Infectiousness, Lethality and Biohazard Levels for 6 viruses

Contagiousness of 6 diseases including Ebola


Hepatitis C virus persists chronically in the liver in about 85% of those infected. This chronic infection can be treated with medication. Overall, 50–80% of people treated are cured. The primary route of transmission in the developed world is intravenous drug use, while in the developing world the main methods are blood transfusions and unsafe medical procedures.  No vaccine is available.

HIV is transmitted primarily via unprotected sexual intercourse, contaminated blood transfusions, hypodermic needles, and from mother to child during pregnancy, delivery, or breastfeeding. Some bodily fluids, such as saliva and tears, do not transmit HIV. There is no cure or vaccine; however, antiretroviral treatment can slow the course of the disease and may lead to a near-normal life expectancy. Without treatment, the average survival time after infection is 9 to 11 years.


Ebola affects humans and other primates that causes an acute illness that is one of the most lethal on the planet. Fruit bats are believed to be a carrier and may spread the virus without being affected. Once human infection occurs, the disease may spread between people, as well. Male survivors may be able to transmit the disease via semen for nearly two months. Symptoms start two days to three weeks after contracting the virus, with a fever, sore throat, muscle pain, and headaches. Typically, vomiting, diarrhea, and rash follow, along with decreased function of the liver and kidneys. Around this time, affected people may begin to bleed both within the body and externally. The virus may be acquired upon contact with blood or bodily fluids of an infected human or other animal. Spreading through the air has not been documented in the natural environment. No specific treatment for the disease is yet available. Depending on the outbreak, lethality has been recorded at between 30% and 70%.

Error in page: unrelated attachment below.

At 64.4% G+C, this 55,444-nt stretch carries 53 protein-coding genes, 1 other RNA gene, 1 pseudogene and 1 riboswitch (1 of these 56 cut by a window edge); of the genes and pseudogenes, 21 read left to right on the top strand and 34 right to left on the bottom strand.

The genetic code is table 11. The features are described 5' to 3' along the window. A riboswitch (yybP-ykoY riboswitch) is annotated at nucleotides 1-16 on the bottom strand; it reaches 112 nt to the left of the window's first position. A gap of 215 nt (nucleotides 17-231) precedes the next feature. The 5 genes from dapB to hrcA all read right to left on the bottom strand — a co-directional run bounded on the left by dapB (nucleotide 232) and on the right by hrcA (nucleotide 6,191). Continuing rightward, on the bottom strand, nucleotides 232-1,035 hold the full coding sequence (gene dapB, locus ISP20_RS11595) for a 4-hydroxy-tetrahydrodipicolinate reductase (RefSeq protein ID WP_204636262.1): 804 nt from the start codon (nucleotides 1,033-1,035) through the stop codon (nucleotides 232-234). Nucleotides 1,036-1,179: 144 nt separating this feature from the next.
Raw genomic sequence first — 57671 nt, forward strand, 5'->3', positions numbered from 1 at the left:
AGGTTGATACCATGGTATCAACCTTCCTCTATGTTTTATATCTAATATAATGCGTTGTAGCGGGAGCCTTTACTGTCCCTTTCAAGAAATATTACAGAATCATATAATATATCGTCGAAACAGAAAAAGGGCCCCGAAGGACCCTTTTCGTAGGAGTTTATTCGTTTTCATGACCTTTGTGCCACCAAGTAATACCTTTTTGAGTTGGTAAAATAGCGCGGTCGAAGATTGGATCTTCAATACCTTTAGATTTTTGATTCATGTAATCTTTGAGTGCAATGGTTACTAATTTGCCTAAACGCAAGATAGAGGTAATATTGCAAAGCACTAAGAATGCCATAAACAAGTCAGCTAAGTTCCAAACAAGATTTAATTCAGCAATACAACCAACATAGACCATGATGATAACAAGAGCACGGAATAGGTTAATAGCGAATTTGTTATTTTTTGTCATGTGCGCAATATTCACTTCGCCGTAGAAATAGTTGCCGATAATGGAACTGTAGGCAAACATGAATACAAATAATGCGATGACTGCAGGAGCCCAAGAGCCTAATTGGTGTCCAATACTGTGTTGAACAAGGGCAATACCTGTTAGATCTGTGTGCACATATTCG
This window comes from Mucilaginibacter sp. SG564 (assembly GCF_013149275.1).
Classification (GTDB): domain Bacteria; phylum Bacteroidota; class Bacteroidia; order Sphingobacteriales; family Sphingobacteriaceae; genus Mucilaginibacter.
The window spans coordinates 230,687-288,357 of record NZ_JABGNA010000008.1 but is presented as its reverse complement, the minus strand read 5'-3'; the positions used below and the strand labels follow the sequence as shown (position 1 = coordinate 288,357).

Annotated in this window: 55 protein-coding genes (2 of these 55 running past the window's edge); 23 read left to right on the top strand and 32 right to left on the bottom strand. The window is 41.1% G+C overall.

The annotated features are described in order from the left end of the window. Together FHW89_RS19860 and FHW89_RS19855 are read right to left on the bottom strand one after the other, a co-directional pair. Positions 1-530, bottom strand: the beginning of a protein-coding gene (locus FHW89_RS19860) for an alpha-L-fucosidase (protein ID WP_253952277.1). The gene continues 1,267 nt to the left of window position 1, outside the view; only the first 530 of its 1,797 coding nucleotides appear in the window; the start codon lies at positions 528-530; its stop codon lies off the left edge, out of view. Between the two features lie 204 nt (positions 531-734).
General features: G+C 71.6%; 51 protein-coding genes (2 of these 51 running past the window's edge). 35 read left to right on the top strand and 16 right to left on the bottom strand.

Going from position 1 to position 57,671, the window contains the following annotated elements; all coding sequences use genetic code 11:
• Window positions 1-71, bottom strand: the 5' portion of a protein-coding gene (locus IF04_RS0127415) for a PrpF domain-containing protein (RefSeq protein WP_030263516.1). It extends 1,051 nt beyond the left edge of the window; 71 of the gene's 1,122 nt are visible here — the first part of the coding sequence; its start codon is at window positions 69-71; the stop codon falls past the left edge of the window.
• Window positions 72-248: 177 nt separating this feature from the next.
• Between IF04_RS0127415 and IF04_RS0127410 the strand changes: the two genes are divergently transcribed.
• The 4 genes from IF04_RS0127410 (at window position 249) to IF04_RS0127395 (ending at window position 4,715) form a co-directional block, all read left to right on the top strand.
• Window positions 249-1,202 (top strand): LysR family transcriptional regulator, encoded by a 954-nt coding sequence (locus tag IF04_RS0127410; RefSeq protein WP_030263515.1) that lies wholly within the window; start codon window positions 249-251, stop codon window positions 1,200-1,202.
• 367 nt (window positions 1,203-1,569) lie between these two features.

SARS (Severe acute respiratory syndrome) is a viral respiratory disease of zoonotic (animal) origin. Between November 2002 and July 2003, an outbreak of SARS in southern China spread rapidly to other countries, causing 8,273 cases and 775 deaths in multiple countries. As of 2013,  there is no cure or protective vaccine for SARS that is safe for use in humans.


Mumps typically starts with a few days of fever, headache, muscle aches, tiredness, and loss of appetite, and is followed by swelling of salivary glands. Before the routine vaccination program was introduced in the United States, mumps was a common illness in infants, children and young adults. It is now a rare disease in the United States. There is no specific treatment for mumps; most people recover fully, but some (particularly adults) may develop complications as serious as deafness.

Measles is caused by one of the most contagious viruses out there.  In 1980, before widespread vaccination, measles caused an estimated 2.6 million deaths each year globally.  Vaccination programs have resulted in a massive reduction in measles deaths worldwide.  In 2012, there were 122,000 measles deaths globally. Death rate in infected individuals is 1%-3%, but the actual rate varies widely by age, health and quality of medical care.


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